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Overview of Myeloproliferative Disorders

by Josef T. Prchal, MD

In myeloproliferative disorders (myelo = bone marrow, proliferative = rapid multiplication), the blood-producing cells in the bone marrow (precursor cells) develop and reproduce excessively or are crowded out by an overgrowth of fibrous tissue. Typically, these disorders are acquired and not inherited, although rarely there are families in which several members have these disorders. It is likely that family members inherit a predisposition to the disorder rather than the disorder itself.

Three major myeloproliferative disorders are polycythemia vera, myelofibrosis, and thrombocythemia. The proliferation of blood-producing cells is always noncancerous (benign) when it begins. However, in a small number of people, a myeloproliferative disorder progresses or transforms to a cancerous (malignant) condition, such as leukemia.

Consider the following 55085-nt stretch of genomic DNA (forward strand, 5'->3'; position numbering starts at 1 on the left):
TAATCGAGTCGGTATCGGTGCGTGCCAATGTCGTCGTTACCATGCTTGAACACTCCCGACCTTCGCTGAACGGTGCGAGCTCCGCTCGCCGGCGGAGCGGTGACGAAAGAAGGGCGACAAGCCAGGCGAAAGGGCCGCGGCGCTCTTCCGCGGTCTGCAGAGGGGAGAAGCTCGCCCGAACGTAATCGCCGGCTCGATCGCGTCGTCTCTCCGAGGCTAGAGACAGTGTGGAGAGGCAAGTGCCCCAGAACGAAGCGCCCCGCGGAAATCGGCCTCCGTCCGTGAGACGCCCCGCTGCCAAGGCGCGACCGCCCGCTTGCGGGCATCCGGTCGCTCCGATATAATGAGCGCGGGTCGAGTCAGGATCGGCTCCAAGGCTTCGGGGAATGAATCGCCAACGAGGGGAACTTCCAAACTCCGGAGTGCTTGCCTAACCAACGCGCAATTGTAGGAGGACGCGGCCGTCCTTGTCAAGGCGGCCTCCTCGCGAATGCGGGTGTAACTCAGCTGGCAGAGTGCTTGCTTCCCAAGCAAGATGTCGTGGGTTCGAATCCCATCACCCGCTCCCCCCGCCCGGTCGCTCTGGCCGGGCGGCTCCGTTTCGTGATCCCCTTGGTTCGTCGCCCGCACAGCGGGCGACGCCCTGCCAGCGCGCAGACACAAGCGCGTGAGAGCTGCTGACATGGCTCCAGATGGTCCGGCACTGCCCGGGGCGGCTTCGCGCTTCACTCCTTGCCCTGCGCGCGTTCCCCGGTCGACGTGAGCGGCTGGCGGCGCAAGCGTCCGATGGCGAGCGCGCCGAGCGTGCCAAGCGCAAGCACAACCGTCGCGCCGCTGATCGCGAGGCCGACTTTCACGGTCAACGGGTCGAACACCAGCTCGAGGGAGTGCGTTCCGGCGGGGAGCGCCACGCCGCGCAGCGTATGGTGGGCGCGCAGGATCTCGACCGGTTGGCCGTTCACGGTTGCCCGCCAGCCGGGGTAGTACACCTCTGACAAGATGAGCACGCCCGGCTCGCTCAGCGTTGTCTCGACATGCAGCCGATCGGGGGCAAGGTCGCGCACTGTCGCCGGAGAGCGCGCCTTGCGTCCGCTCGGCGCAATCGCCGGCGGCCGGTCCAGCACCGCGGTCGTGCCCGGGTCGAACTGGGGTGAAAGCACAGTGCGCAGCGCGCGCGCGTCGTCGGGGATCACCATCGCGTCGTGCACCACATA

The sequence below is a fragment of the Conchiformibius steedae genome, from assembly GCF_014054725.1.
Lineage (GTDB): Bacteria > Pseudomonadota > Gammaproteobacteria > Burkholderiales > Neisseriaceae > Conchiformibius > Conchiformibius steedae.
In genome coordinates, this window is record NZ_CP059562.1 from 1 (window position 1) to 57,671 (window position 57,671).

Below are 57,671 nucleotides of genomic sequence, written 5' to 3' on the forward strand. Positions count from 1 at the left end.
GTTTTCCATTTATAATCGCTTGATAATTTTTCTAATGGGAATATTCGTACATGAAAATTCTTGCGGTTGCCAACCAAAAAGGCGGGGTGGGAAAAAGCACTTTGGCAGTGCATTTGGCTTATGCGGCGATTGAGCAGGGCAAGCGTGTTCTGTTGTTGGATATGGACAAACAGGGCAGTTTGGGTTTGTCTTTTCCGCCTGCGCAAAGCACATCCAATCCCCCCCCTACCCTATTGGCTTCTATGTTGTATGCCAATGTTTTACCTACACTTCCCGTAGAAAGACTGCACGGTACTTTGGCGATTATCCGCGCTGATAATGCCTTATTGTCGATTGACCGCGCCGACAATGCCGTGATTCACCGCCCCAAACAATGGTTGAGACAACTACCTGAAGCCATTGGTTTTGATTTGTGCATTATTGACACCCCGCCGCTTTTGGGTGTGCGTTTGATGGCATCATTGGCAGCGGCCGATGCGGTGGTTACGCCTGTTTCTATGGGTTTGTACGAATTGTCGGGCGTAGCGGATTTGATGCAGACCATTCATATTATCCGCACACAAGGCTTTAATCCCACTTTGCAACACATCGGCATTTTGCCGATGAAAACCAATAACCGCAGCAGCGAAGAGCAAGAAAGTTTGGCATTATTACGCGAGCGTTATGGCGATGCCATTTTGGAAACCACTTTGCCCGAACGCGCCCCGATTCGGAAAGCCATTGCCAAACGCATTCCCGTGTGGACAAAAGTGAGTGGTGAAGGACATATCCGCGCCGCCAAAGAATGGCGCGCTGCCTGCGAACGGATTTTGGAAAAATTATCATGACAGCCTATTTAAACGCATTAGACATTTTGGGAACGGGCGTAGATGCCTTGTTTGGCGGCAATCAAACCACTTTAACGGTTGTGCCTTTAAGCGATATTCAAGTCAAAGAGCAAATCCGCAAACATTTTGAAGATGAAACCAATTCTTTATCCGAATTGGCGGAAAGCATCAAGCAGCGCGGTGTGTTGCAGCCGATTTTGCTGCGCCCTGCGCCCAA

Major Myeloproliferative Disorders

Disorder

Bone Marrow Characteristics

Blood Characteristics

Polycythemia vera

Increased number of cells that produce the circulating blood cells

Increased number of red blood cells

Often, increased number of platelets and white blood cells

Myelofibrosis

Excess fibrous tissue

Increased number of immature red and white blood cells

Misshapen red blood cells

Decreased overall number of red blood cells (anemia)

The numbers of white blood cells and platelets often eventually decrease, but in some people they increase

Thrombocythemia

Increased number of cells that produce platelets (megakaryocytes)

Increased number of platelets

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